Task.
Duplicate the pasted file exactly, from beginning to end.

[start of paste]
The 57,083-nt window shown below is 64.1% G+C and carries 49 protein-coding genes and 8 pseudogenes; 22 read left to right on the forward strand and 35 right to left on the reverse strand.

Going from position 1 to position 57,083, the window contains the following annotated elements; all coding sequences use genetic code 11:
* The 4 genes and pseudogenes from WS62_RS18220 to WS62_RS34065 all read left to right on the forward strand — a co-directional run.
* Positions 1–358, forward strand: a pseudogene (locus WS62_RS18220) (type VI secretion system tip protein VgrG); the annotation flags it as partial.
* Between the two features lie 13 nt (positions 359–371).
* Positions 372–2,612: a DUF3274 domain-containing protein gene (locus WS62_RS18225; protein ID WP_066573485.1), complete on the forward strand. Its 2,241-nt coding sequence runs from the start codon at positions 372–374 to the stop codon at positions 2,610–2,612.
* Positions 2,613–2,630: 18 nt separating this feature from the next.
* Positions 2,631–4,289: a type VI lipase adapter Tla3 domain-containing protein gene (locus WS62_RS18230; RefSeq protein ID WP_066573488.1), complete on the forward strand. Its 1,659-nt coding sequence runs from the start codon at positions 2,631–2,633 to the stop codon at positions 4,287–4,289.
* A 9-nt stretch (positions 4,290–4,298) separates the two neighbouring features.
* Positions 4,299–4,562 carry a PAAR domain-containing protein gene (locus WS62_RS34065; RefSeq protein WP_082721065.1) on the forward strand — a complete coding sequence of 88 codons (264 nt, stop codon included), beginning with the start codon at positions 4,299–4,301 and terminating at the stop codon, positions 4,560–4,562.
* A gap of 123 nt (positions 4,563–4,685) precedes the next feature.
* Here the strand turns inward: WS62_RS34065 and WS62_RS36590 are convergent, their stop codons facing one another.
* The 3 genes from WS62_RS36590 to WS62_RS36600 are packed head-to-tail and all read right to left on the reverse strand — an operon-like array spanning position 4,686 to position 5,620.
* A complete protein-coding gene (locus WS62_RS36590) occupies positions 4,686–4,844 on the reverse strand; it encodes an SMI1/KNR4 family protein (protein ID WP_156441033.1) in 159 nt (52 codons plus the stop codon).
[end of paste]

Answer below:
The 57,083-nt window shown below is 64.1% G+C and carries 49 protein-coding genes and 8 pseudogenes; 22 read left to right on the forward strand and 35 right to left on the reverse strand.

Going from position 1 to position 57,083, the window contains the following annotated elements; all coding sequences use genetic code 11:
* The 4 genes and pseudogenes from WS62_RS18220 to WS62_RS34065 all read left to right on the forward strand — a co-directional run.
* Positions 1–358, forward strand: a pseudogene (locus WS62_RS18220) (type VI secretion system tip protein VgrG); the annotation flags it as partial.
* Between the two features lie 13 nt (positions 359–371).
* Positions 372–2,612: a DUF3274 domain-containing protein gene (locus WS62_RS18225; protein ID WP_066573485.1), complete on the forward strand. Its 2,241-nt coding sequence runs from the start codon at positions 372–374 to the stop codon at positions 2,610–2,612.
* Positions 2,613–2,630: 18 nt separating this feature from the next.
* Positions 2,631–4,289: a type VI lipase adapter Tla3 domain-containing protein gene (locus WS62_RS18230; RefSeq protein ID WP_066573488.1), complete on the forward strand. Its 1,659-nt coding sequence runs from the start codon at positions 2,631–2,633 to the stop codon at positions 4,287–4,289.
* A 9-nt stretch (positions 4,290–4,298) separates the two neighbouring features.
* Positions 4,299–4,562 carry a PAAR domain-containing protein gene (locus WS62_RS34065; RefSeq protein WP_082721065.1) on the forward strand — a complete coding sequence of 88 codons (264 nt, stop codon included), beginning with the start codon at positions 4,299–4,301 and terminating at the stop codon, positions 4,560–4,562.
* A gap of 123 nt (positions 4,563–4,685) precedes the next feature.
* Here the strand turns inward: WS62_RS34065 and WS62_RS36590 are convergent, their stop codons facing one another.
* The 3 genes from WS62_RS36590 to WS62_RS36600 are packed head-to-tail and all read right to left on the reverse strand — an operon-like array spanning position 4,686 to position 5,620.
* A complete protein-coding gene (locus WS62_RS36590) occupies positions 4,686–4,844 on the reverse strand; it encodes an SMI1/KNR4 family protein (protein ID WP_156441033.1) in 159 nt (52 codons plus the stop codon).